you will be hard-pressed to find another "monster" movie that will leave you crying by the end of the film. in the hands of uber-director peter jackson, king kong is not just an action adventure, but it's a thoughtful love story that will ultimately end in tragedy. the relationship that ann darrow (naomi watts) has with the great ape is so special that i almost wish she didn't get rescued, and gorilla and girl could have more adventures together on skull island, watching sunsets together on the mountain top when they're not out fighting tyrannosaurus rexes. what girl doesn't want to have her own personal king kong? a giant protector who can easily demolish any threats, give her highspeed piggyback rides through the jungle, and she can sleep in his hand when tired. jack driscoll (adrien brody) should've backed off the moment he got a weird vibe that there might be something more going on between ann and her giant "captor." i personally think jack's role as the lovestruck playwright is completely unnecessary for the haphazard love triangle - quite honestly, can he even compete with the likes of king kong? jack and ann should stay "friends only." the movie is long (you really get your money's worth!), the first hour just brings you to skull island, the second hour takes place all in the jungles, and the final hour brings kong back to new york city. the first third is slow but crucial to the story, sort of a gradual cooking before the spicy flavors really kick in. the beginning is so classic depression era americana, i almost expected little orphan annie to make a cameo appearance. the middle is the most exciting part, as peter jackson is allowed to showcase his talent for amazing action sequences: running of the brontosaurus and a crazy fight between kong and not one not two but three tyrannosaurus rexes! the final third is the most tragic, since everyone already knows what's going to happen. the empire state building of course is the stage for the final act, and when kong heads for it with ann in hand you almost want him to turn back. as a naturalist, i also see this movie as a warning to leave nature well alone - taking nature out of its elements can have dire consequences, as shown in the movie. when kong goes on a rampage, i totally sympathize (unfortunately most other threatened species aren't equipped for kong-level rampages). the original 1933 king kong came out during the depression, a time when people needed the escapism from their dreary lives. with today's modern audiences jaded on movie magic, this new version of king kong has seemingly done the impossible: a film that captures that same spirit of escapism for the 21st century, and a movie about a giant gorilla no less.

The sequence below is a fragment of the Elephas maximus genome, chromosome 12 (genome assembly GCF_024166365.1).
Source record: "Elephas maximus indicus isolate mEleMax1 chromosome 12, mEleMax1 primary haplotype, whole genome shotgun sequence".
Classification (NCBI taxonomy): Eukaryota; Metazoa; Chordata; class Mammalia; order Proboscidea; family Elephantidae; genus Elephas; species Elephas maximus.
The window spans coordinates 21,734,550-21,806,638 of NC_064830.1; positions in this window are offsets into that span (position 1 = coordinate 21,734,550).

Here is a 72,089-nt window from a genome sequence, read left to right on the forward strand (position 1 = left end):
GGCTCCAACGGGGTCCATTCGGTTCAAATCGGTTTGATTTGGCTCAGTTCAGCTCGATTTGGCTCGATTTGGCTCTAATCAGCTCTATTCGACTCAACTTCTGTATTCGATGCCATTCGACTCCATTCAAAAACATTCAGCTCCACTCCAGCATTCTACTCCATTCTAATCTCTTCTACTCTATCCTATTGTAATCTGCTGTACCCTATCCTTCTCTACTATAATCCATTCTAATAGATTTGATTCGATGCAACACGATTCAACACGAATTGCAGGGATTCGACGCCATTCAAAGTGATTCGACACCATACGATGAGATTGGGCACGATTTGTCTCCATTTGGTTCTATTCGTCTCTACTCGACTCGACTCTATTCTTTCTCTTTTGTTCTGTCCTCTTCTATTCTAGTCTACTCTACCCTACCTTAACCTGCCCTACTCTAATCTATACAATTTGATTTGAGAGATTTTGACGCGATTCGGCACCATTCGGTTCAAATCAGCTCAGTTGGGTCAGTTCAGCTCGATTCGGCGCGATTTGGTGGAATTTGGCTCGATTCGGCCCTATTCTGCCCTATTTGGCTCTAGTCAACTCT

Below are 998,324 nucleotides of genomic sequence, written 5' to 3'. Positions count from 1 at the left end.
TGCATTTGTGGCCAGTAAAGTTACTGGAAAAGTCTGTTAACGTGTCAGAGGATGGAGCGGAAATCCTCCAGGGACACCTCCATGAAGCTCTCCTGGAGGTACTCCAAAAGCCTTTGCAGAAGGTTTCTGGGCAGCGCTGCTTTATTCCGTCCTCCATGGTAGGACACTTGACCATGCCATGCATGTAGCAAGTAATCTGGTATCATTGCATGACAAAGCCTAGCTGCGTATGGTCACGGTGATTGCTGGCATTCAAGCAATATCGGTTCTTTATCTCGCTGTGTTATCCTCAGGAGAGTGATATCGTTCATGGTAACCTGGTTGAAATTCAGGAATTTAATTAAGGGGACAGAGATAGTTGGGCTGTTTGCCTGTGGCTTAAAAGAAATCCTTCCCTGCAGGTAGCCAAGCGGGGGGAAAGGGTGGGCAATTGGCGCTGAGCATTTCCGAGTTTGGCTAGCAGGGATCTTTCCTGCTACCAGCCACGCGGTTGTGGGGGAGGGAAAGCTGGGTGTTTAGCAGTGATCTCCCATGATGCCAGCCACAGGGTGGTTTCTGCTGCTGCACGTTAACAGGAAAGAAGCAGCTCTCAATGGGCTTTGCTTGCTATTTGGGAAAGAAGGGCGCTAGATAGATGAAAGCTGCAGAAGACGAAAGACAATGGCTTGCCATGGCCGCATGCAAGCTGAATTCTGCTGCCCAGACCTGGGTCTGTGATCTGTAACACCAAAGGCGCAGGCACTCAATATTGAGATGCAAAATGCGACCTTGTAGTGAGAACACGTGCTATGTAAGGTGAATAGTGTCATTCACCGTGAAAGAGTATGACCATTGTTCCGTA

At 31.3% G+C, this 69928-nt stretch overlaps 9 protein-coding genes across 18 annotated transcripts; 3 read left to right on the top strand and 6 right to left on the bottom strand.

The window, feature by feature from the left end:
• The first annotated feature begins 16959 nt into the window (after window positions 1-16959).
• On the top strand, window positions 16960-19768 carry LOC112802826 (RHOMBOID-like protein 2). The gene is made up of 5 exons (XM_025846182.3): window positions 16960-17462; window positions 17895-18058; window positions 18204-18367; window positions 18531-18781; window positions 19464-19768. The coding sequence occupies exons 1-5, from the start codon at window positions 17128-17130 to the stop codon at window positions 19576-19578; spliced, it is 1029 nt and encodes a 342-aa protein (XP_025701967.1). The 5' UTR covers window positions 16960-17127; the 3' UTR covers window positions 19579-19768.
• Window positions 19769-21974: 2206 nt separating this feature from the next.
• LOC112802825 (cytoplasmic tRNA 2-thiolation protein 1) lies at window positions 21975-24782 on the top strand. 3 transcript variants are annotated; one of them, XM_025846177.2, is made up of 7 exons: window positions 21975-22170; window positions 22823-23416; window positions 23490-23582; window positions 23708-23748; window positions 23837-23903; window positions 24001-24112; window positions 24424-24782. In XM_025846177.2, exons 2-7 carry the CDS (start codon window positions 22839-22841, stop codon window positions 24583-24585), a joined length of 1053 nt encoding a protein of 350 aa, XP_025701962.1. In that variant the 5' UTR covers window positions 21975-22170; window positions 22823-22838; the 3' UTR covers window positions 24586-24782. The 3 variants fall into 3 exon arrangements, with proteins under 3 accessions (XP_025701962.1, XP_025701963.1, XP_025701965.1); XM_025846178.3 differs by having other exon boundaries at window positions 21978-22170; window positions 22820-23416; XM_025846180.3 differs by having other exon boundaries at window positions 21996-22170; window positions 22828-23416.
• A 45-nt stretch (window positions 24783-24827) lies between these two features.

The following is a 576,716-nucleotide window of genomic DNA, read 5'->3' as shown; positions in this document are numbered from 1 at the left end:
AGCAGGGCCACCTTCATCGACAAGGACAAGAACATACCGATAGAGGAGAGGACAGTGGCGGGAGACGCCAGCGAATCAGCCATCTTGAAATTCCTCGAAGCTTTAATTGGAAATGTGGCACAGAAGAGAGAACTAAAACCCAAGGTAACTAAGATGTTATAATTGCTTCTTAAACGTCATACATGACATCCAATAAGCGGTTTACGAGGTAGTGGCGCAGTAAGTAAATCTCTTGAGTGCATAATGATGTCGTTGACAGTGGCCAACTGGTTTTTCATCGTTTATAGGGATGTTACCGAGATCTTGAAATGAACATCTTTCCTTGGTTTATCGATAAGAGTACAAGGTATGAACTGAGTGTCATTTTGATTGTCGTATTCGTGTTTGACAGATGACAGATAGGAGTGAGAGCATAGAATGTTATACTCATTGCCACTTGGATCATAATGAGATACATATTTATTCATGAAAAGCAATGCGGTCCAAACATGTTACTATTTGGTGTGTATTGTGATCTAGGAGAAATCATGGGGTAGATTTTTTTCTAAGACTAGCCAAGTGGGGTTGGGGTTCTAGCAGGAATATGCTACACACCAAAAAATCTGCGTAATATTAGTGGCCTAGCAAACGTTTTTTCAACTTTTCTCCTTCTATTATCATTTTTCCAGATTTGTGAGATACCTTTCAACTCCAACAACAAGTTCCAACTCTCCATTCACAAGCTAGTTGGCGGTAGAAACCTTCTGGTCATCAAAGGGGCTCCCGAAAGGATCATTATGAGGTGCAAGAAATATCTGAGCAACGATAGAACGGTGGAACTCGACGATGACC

the rest of the day was padded with work. i took some time out to make a decent lunch: a blackberry smoothie and a hearty omelette. when the mail came my suspicions were confirmed: normally newsweek shows up on mondays, but since i still didn't get my issue, i think one of the neighbors must've gotten it and didn't bother returning it (the cover art featured george bush in a bubble, i could see why they'd want to keep it). when evening came i went to cvs to get some theatre contrabands as well as a copy of newsweek. i met dan and elias and amanda at the boston common theatre, as well as their fellow co-worker mike (not that mike, a different mike; and this mike didn't think i existed because he'd hear stories about me but never actually met me before). surprisingly the screening for the 7:00pm king kong wasn't sold out like we thought it would. after the movies we headed home with the temperature in the single digits. dan and i got off at porter square and stopped by anna's taqueria to get some burritos to go.